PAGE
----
In 2018, a landlord who hated their tenant trespassed into their home when they were absent to beat up their dogs with a metal pipe.
Upon arriving home, the tenant found two of their dogs already dead, one missing, and the rest with heavy injuries from a severe beating. Their bones were fractured, and eyes were bulging out. Some dogs were unconscious. A neighbor urgently reached out to us for help.
NamNam was rescued from the scene along with Bali, who was adopted in January.
New Adopted Life
NamNam was in our care until she was adopted by a family in Canada and flew over to them in January 2019. Ever since then, sweet NamNam has been enjoying a peaceful new life.
Old Ugly Reality
We live in an ugly reality where there are physical assaults against helpless animals, dog slaughter is permitted, pet breeders in puppy mills continue their greedy business, people shop for animals like objects and toss them away without giving it a second thought.
Consequently, there are far too many animals in need of rescue, but there are only a few animal rights organizations that are actually rescuing them.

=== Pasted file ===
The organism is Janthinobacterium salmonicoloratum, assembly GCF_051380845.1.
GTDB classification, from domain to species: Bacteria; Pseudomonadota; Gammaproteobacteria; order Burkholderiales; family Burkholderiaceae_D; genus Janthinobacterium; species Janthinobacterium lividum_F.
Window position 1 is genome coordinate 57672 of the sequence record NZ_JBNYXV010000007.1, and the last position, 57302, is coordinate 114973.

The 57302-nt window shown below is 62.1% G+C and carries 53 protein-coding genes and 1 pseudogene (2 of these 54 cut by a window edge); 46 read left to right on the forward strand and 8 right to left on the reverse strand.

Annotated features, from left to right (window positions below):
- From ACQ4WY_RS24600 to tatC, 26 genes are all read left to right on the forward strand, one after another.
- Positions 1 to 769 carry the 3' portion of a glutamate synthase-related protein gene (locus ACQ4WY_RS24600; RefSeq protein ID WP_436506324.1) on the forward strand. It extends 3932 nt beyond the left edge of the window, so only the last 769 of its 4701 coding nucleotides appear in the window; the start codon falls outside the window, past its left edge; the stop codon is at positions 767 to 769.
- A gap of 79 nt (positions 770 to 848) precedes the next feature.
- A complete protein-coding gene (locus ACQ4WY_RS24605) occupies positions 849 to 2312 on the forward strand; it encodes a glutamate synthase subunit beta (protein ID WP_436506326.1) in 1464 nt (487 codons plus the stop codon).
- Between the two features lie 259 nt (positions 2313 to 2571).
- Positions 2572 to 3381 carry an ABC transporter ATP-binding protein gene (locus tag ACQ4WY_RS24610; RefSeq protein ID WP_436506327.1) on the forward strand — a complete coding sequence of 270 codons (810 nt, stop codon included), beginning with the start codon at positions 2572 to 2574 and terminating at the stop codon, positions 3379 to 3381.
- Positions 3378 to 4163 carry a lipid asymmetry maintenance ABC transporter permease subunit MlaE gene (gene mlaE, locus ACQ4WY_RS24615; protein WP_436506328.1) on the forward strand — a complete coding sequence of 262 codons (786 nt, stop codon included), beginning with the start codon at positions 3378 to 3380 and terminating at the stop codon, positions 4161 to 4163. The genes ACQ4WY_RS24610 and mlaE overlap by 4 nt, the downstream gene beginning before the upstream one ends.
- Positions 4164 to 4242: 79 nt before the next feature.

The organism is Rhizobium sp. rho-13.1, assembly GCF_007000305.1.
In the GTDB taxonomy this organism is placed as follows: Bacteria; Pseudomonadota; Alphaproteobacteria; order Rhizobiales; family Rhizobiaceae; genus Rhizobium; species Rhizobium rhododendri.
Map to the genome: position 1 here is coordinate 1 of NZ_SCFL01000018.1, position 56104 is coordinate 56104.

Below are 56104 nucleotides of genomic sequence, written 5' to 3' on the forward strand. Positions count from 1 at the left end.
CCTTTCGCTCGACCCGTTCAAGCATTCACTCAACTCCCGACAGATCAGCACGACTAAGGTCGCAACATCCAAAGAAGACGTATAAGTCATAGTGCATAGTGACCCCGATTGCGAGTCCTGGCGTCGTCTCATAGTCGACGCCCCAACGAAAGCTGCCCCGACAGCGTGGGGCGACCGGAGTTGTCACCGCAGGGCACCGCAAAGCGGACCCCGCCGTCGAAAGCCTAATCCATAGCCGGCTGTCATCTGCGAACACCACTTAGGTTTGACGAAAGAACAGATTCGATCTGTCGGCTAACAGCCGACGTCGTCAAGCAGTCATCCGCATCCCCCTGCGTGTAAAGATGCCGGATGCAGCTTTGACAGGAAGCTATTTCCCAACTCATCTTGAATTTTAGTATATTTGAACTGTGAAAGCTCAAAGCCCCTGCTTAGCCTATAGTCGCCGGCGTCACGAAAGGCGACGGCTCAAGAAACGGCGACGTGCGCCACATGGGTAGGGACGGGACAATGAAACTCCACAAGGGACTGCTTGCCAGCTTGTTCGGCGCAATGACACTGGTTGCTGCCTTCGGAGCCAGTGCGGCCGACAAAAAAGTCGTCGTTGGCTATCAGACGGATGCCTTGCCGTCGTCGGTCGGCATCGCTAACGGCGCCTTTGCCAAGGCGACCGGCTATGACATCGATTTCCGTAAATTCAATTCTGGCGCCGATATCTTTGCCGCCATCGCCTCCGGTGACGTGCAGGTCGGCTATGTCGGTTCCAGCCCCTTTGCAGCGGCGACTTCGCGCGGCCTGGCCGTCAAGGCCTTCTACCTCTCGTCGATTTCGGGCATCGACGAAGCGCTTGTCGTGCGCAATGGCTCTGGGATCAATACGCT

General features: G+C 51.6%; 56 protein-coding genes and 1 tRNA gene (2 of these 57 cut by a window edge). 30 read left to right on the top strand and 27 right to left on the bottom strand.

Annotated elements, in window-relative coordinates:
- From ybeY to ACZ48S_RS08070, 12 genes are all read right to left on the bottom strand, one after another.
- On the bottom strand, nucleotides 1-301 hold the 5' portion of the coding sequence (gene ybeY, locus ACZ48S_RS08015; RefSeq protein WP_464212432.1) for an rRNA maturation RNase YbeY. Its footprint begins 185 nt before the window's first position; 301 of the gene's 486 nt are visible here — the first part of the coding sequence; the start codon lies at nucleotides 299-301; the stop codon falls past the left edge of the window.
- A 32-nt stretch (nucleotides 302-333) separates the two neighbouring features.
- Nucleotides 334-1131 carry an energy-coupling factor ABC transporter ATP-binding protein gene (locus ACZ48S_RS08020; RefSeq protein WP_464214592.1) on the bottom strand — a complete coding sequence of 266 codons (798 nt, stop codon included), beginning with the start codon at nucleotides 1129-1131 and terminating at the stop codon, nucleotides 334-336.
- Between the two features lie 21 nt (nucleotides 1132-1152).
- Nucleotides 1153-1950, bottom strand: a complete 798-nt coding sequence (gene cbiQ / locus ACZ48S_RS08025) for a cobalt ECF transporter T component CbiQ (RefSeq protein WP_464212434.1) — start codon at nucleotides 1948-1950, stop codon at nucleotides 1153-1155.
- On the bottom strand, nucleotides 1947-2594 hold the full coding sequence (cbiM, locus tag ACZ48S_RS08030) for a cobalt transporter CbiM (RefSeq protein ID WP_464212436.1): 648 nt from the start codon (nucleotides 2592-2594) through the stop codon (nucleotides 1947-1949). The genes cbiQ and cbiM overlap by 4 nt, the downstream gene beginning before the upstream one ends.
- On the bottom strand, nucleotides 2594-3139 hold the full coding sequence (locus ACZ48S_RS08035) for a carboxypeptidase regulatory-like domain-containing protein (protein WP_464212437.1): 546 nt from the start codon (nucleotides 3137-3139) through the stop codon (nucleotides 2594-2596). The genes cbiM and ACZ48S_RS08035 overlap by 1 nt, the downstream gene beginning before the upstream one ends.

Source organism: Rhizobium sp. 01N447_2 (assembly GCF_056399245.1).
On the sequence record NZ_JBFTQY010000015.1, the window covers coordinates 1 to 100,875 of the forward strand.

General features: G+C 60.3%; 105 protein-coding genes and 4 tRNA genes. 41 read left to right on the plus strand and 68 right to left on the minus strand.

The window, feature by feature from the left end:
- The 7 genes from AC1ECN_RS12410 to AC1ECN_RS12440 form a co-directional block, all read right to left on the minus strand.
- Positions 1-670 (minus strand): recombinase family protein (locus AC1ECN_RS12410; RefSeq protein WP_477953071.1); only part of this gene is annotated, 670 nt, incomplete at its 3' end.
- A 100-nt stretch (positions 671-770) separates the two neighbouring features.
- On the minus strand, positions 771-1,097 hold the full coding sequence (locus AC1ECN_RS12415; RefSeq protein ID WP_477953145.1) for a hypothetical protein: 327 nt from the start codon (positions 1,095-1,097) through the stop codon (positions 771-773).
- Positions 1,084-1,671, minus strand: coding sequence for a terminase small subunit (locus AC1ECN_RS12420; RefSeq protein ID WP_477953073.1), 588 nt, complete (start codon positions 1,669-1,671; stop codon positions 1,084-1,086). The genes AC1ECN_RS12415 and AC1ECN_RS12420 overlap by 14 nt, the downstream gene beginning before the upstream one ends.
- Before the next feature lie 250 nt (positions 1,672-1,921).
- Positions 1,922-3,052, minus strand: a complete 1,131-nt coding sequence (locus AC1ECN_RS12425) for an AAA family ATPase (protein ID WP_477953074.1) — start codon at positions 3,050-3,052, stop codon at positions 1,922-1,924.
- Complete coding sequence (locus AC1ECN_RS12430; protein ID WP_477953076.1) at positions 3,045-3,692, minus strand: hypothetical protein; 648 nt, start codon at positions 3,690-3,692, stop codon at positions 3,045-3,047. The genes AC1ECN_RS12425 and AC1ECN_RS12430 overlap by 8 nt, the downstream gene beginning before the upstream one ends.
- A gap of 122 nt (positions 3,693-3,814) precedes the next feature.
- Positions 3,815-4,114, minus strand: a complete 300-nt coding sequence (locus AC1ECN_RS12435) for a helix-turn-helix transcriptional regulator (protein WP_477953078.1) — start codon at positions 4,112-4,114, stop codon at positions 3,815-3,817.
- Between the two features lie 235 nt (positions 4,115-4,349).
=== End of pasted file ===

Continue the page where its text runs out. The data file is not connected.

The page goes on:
In order to ameliorate this ugly reality, we investigate countless incidents, rescue animals in distress, and promote international adoptions to give these animals new chances at life.
But recently, we have encountered a few voices of criticism against international adoption and dissatisfaction with every little thing we do for the animals.
We would like to ask these people:
What are you doing to help animals in need in South Korea?
Our role as animal rights activists isn’t to merely spectate, we must actually do something, too. That’s the ‘act’ part in ‘activist.’
We could operate more “conveniently,” avoiding criticism, but we would rather do what we feel is right to help the animals in need.